‘You Are Always Dispensable’: Woman Says That After She Left Her Job, She Was Replaced In 3 Hours

A TikToker says that after she left a job for which she worked overtime frequently, she was replaced within three hours of leaving.

Norah Myers, a TikToker who posts about wellness, said in a video Wednesday that she left a job for which she “went in early every morning, left late, and worked weekends.”

“You are always dispensable,” Myers says in her video, which on Monday had over 4 million views. “No job is worth your mental and physical health ever.”

In her video’s comments, Myers shared that after leaving another corporate job, she was replaced by two people. Both were fired within a month.

“All that matters at the end of the day is your relationships with family and friends,” Myers commented on her video.

Commenters on Myers’ video heartily agreed with her sentiment.

“Always remember, we work for ourselves, not for a company, even if we are working with the nicest people,” @emegrimaldi commented.

“No job is ever worth our health, ever. It means everything to us, and nothing to them,” @mypearwontgrow wrote.

“This is so true and so disheartening,” @kianahkaydijohn commented. “But it’s good to learn.”

Others shared their experiences leaving jobs that they felt didn’t value them.

“When I left a toxic company that didn’t value my work, they had to hire two people to do my job,” @rigovgd commented. “They wouldn’t give me a raise but did that instead.”

“I left a job that I worked so hard at. They replaced me in 1 day,” @mr.buggles wrote. “The mental anguish I felt at that place was bad.”

Dollar Tree Is Raising Its Prices To $1.25, Officially Breaking The Buck For Good

Dollar Tree is officially breaking the buck.

The discount chain announced Tuesday in its third-quarter earnings results that it will now sell the majority of its $1 items for $1.25 after testing higher prices earlier in the year.

In a call with investors, CEO Michael Witynski said that the new price regime will allow the company to bring back items that were previously abandoned — because of its $1 price constraint — and enable it to return profit margins to their longstanding levels of 35% to 36% next year. 

Dollar Tree, which also owns Family Dollar, was the last of the major dollar store chains in the US to stand by its $1 commitment for more than 30 years even as investors piled on the pressure for it to raise prices. 

Witynski said that by raising prices to $1.25, the company has more flexibility to absorb rising supply chain and labor costs that are biting into profit margins.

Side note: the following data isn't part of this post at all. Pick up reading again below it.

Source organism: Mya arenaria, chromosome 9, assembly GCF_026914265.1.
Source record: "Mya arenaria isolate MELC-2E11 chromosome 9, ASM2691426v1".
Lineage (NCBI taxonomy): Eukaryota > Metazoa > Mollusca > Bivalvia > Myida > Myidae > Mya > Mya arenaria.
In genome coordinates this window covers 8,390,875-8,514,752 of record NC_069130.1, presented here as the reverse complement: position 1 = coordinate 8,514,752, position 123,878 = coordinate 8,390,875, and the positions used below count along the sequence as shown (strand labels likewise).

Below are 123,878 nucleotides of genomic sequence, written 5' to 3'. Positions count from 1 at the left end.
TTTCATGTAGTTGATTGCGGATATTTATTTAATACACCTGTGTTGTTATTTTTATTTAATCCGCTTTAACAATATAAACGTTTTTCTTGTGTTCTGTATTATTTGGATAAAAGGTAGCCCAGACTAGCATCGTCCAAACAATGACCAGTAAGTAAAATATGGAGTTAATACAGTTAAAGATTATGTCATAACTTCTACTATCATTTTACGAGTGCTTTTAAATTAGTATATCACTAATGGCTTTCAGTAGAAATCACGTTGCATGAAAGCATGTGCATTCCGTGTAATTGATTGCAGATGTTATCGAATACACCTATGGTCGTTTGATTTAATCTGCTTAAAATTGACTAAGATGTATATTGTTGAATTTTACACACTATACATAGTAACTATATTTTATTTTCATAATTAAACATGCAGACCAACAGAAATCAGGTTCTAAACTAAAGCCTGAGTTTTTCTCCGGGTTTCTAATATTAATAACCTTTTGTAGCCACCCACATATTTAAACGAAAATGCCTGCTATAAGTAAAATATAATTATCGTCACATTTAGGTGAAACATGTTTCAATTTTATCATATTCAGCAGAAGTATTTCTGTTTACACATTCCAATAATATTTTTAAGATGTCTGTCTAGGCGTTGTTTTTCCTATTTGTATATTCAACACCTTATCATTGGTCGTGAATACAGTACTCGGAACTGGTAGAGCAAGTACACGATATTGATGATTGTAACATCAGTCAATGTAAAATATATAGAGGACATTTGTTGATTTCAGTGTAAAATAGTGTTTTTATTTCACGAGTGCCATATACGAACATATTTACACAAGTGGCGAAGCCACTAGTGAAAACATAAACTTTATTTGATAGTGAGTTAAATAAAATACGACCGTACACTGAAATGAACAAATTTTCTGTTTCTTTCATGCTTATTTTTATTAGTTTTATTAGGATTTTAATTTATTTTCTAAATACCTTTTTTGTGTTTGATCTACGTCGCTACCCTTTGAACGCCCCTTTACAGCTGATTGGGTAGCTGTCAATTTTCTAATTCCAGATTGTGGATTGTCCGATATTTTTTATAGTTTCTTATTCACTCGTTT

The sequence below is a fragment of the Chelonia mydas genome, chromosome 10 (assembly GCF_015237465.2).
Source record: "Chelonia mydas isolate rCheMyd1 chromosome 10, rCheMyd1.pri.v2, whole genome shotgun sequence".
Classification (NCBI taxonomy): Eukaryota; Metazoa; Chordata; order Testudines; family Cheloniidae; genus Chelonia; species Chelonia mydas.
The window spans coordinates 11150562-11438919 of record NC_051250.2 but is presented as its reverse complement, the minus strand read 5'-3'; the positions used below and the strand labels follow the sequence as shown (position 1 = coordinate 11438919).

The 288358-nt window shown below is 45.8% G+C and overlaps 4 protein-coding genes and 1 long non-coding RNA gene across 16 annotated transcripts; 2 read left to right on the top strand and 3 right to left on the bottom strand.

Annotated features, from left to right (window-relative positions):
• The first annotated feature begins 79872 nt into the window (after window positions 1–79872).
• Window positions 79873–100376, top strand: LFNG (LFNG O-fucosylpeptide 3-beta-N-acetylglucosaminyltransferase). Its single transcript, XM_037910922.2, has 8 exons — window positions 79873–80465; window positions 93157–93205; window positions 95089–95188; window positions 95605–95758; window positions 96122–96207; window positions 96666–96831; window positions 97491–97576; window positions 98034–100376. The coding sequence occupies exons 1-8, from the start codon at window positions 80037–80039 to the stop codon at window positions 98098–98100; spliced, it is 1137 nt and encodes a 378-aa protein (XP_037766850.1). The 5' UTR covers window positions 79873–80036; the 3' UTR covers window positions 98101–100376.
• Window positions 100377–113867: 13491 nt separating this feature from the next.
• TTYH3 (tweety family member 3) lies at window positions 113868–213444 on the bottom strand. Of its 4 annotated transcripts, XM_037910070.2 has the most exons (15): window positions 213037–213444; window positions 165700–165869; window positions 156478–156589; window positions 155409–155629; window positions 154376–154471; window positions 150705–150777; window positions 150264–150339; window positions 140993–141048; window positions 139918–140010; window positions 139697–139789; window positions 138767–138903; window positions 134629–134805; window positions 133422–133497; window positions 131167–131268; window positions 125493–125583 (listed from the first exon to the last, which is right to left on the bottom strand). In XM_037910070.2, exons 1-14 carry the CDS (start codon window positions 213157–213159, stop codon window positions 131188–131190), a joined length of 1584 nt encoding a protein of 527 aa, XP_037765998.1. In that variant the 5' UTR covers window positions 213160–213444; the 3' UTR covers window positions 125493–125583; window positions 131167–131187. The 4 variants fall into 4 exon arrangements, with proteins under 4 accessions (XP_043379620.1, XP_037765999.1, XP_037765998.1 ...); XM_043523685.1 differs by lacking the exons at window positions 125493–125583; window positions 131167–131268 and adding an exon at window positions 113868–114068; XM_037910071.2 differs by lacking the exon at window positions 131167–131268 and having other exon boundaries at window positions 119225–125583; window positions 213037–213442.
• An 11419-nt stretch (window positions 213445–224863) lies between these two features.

On top of this, the company said it is expanding its higher-priced Dollar Tree Plus line of goods, which includes items that mostly cost between $3 and $5, to more stores. It plans to roll out the line to 5,000 stores by 2024, it said. 

For the moment, Witynski is promising to stand by the $1.25 price to keep things simple for customers, he said on the call. 

While analysts say the price increase will allow the company to return to its historic 35% margin levels (gross margin was 27.5% of net sales in the most recent quarter), there’s a risk that its customers could be turned off by this. 

“That risk is reduced customer traction, smaller basket sizes, and some erosion of the value credentials Dollar Tree is renowned for,” Neil Saunders, managing director of Global Data Retail, said in a note to clients Tuesday. “The simple fact is that many of Dollar Tree’s customers are feeling the heat of inflation on their spending power, and they won’t simply absorb such a large price lift,” he added.

Source: Business Insider

Jemele Hill: Athletes Go Broke by Feeling Guilty for Winning “Lottery Ticket” in Life

In this clip, Jemele Hill speaks about athletes going broke after their sports career ends, and she starts out by explaining that a lot of Black athletes have never had a model for managing generational wealth. She went on to speak about athletes being “depreciating assets” from the time they start their sports career, and she added that most NFL careers last less than 5 years. Jemele then addressed the large entourages of some players, and she explained that some of them feel a sense of guilt for winning the “lottery ticket” in life, which you can hear more about above.